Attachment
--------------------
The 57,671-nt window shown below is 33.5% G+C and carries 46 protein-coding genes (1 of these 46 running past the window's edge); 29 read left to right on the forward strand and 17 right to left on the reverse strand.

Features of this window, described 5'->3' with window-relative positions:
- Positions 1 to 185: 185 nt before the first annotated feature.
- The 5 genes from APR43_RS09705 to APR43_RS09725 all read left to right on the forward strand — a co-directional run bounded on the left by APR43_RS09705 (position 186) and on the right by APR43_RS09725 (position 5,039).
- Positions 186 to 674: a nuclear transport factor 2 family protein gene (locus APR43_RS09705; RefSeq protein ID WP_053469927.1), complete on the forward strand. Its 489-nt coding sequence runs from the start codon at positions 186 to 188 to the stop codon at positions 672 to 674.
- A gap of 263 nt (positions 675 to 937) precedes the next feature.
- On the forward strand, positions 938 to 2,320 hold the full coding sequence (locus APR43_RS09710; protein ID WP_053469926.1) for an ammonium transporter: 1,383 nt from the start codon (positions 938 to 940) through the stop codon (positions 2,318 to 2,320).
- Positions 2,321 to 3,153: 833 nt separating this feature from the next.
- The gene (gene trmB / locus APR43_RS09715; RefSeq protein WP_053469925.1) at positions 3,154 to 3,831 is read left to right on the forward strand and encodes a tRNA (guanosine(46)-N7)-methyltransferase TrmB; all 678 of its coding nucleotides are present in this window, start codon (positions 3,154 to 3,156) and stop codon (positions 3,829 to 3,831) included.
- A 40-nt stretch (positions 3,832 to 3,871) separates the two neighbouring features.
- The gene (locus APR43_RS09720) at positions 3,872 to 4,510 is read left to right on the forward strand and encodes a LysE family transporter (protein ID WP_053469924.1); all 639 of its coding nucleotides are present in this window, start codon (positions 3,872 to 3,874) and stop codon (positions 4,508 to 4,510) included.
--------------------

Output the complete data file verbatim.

The 57,671-nt window shown below is 33.5% G+C and carries 46 protein-coding genes (1 of these 46 running past the window's edge); 29 read left to right on the forward strand and 17 right to left on the reverse strand.

Features of this window, described 5'->3' with window-relative positions:
- Positions 1 to 185: 185 nt before the first annotated feature.
- The 5 genes from APR43_RS09705 to APR43_RS09725 all read left to right on the forward strand — a co-directional run bounded on the left by APR43_RS09705 (position 186) and on the right by APR43_RS09725 (position 5,039).
- Positions 186 to 674: a nuclear transport factor 2 family protein gene (locus APR43_RS09705; RefSeq protein ID WP_053469927.1), complete on the forward strand. Its 489-nt coding sequence runs from the start codon at positions 186 to 188 to the stop codon at positions 672 to 674.
- A gap of 263 nt (positions 675 to 937) precedes the next feature.
- On the forward strand, positions 938 to 2,320 hold the full coding sequence (locus APR43_RS09710; protein ID WP_053469926.1) for an ammonium transporter: 1,383 nt from the start codon (positions 938 to 940) through the stop codon (positions 2,318 to 2,320).
- Positions 2,321 to 3,153: 833 nt separating this feature from the next.
- The gene (gene trmB / locus APR43_RS09715; RefSeq protein WP_053469925.1) at positions 3,154 to 3,831 is read left to right on the forward strand and encodes a tRNA (guanosine(46)-N7)-methyltransferase TrmB; all 678 of its coding nucleotides are present in this window, start codon (positions 3,154 to 3,156) and stop codon (positions 3,829 to 3,831) included.
- A 40-nt stretch (positions 3,832 to 3,871) separates the two neighbouring features.
- The gene (locus APR43_RS09720) at positions 3,872 to 4,510 is read left to right on the forward strand and encodes a LysE family transporter (protein ID WP_053469924.1); all 639 of its coding nucleotides are present in this window, start codon (positions 3,872 to 3,874) and stop codon (positions 4,508 to 4,510) included.